Pennsylvania Child Support Law
Child support is support for the benefit of a child or children. Child support is the right of the child to be supported, rather than the right of either parent to receive support. This means that child support can’t be waived.
In most cases, child support obligations in Pennsylvania are calculated using a formula, the Basic Child Support Schedule in the Support Guidelines. The Guidelines are promulgated by the state and adjusted every two years to reflect cost of living increases and other financial circumstances. While these adjustments are often relatively small, they may be significant in times of inflation or recession. The Guidelines are found in the Pennsylvania Rules of Civil Procedure, 1910-16-1 et seq. It is important to note that a court may deviate from the Guidelines in certain situations, which are discussed below.
The Guidelines do not apply in certain situations, i.e., high monthly net income situations (exceeding $30,000/month) and child support obligations for more than 6 children.
Whether you are seeking child support for the first time or seeking to modify an existing child support order, our Montgomery County, PA family law firm will guide you through the process with skill, energy, and compassion. Our law firm also accepts child support matters in Bucks, Chester, and Philadelphia counties. Learn more about firm founder Inna Materese.
Related Client Review: “Inna is an absolute superhero. My former lawyer had made several huge mistakes in my divorce and custody case. I fired him and I retained Inna 2 weeks before the final 2 days of my custody hearing. I was extremely anxious and she made me feel comfortable and confident. She handled my case with diligence and professionalism which led to a great outcome. With Inna as my lawyer, I can rest easy and completely trust that she is going to handle things.” Kelly K. (April 2020)
How to Determine Pennsylvania Child Support Obligations
Child support obligations in Pennsylvania are based on the parties’ combined monthly net income, the number of persons being supported, the child custody agreement and other expenses, such as child care, health insurance, school tuition, etc.
Net income includes after-tax income from any source, including but not limited to, wages, salaries, bonuses, fees, commissions, interest, rents, royalties, dividends, pensions, disability benefits, retirement benefits, workers’ compensation, and unemployment compensation. In some instances, alimony may be included in the calculation, at the court’s discretion.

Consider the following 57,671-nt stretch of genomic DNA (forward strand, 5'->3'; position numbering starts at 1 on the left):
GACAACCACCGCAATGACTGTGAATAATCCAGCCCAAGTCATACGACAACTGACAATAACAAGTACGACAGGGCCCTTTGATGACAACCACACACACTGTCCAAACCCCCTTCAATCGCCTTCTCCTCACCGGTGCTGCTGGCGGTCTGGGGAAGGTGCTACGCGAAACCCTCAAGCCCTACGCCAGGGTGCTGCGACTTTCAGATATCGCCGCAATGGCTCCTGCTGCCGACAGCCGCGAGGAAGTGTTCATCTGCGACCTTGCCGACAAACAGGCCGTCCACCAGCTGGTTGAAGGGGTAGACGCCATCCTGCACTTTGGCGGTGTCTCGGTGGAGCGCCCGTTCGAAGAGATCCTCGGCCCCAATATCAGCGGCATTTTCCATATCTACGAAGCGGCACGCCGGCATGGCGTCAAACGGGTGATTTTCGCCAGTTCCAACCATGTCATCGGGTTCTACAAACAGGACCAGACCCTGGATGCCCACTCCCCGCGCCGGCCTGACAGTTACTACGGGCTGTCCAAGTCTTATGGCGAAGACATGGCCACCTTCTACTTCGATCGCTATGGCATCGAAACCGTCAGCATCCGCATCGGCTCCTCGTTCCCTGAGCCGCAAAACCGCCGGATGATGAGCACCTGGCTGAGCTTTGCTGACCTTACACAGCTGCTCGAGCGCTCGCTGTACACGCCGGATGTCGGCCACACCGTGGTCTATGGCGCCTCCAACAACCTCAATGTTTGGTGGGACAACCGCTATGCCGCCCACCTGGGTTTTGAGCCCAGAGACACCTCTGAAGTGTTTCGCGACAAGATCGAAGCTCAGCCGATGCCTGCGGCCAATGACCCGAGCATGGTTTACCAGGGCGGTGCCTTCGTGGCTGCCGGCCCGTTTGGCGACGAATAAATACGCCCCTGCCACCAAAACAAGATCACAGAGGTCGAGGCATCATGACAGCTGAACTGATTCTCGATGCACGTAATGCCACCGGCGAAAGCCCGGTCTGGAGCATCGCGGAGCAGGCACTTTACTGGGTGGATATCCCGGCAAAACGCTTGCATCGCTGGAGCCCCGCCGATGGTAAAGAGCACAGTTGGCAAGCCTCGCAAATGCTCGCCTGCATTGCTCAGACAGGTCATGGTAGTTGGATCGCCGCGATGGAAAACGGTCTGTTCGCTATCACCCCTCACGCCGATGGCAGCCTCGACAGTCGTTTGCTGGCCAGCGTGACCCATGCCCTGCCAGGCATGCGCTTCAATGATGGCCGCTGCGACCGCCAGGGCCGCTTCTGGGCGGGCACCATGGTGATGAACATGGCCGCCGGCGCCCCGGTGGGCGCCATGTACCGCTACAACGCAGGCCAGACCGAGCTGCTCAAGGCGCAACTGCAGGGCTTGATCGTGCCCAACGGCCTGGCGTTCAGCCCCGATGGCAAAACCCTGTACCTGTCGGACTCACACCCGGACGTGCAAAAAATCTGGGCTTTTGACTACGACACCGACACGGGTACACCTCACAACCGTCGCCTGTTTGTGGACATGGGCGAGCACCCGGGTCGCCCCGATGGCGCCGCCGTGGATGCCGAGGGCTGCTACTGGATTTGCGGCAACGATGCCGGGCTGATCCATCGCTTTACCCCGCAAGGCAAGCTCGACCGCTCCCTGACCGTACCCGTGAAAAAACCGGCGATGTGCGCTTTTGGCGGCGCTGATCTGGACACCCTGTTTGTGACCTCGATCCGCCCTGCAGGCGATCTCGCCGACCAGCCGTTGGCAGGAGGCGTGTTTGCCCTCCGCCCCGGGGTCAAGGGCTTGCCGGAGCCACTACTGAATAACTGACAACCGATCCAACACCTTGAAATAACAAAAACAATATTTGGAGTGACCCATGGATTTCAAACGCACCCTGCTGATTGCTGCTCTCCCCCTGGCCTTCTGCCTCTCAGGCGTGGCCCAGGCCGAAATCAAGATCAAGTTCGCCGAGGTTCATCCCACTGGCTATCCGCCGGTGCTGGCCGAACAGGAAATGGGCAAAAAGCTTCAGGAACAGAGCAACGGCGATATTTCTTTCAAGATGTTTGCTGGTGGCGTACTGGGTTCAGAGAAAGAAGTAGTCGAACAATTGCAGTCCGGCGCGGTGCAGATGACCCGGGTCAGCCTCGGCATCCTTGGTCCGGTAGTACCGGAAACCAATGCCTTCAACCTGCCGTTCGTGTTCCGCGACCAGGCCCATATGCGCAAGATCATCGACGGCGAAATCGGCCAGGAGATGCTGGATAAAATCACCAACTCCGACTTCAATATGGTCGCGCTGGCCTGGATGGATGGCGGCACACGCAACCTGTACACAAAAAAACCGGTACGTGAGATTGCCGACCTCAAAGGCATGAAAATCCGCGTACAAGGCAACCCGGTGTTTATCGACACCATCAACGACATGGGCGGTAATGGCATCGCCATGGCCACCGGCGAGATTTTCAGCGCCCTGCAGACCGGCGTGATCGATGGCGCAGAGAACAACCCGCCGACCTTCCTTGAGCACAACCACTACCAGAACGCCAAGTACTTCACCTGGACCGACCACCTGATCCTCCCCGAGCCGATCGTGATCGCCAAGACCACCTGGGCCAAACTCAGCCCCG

After the parties’ total net income is determined, each party’s individual contribution is calculated. This is a percentage based on the party’s contribution to the total monthly net income.
For example, a divorced couple in Montgomery County has 2 children. Under the Guidelines, the total monthly child support obligation for 2 children is $3,142 (as of Jan. 2023). Parent A’s monthly net income is $10,000, and Parent B’s monthly net income is $5,000. Based on each parent’s contribution to the total monthly net income, Parent A’s support obligation is 66%, and Parent B’s support obligation is 33%. However, it is important to note that the final child support order will depend on the custody agreement and any other financial considerations.
Deviating from the Guidelines
In considering whether to deviate from the Guidelines, a court will consider factors, such as:
- unusual needs and unusual fixed obligations,
- a party’s other support obligations,
- other household income,
- the child’s age,
- the parties’ relative assets and liabilities,
- medical expenses not covered by insurance,
- the parties’ and the child’s standard of living, and
- other relevant and appropriate factors, including the child’s best interest.
Modifying a Child Support Order
A parent may seek to modify an existing child support order if there is a substantial and material change in circumstances, such as changes in income, child care or medical expenses, child custody, etc.
Petitions to modify child support orders must be filed with the court that entered the underlying support order. If the case has been transferred to another county, such petitions are filed in that county.
Montgomery County, PA Custody Law Firm – We Focus Exclusively on Family & Divorce Law
At Materese Family Law, we are meticulous about your financial details, while never losing sight of the big picture. Whether your support matter is straightforward or requires a complex forensic accounting or business valuation, our focus is on a cost-effective and deliberate approach to your support needs.
For over a decade, firm founder Inna Materese has focused exclusively on family and divorce law in Pennsylvania. She is the Treasurer of the Montgomery County Bar Association Family Law Section and has presented a variety of Continuing Legal Education courses, including:
— Drafting Marital Settlement Agreements (2022)
— “Dysfunctional” Family Law (2021)
— Third Parties in Custody Cases (2020)
— The Math of Divorce (2016)
— Tax Implications in Divorce (2015)
Our Montgomery County Family Law Firm accepts clients across the county, including: Ambler, Blue Bell, Collegeville, Fort Washington, Jenkintown, King of Prussia, Lansdale, Oreland, Plymouth Meeting, Willow Grove, as well as the Main Line: Ardmore, Bryn Mawr, Haverford, Merion, Narberth.
Pennsylvania Family & Divorce Law
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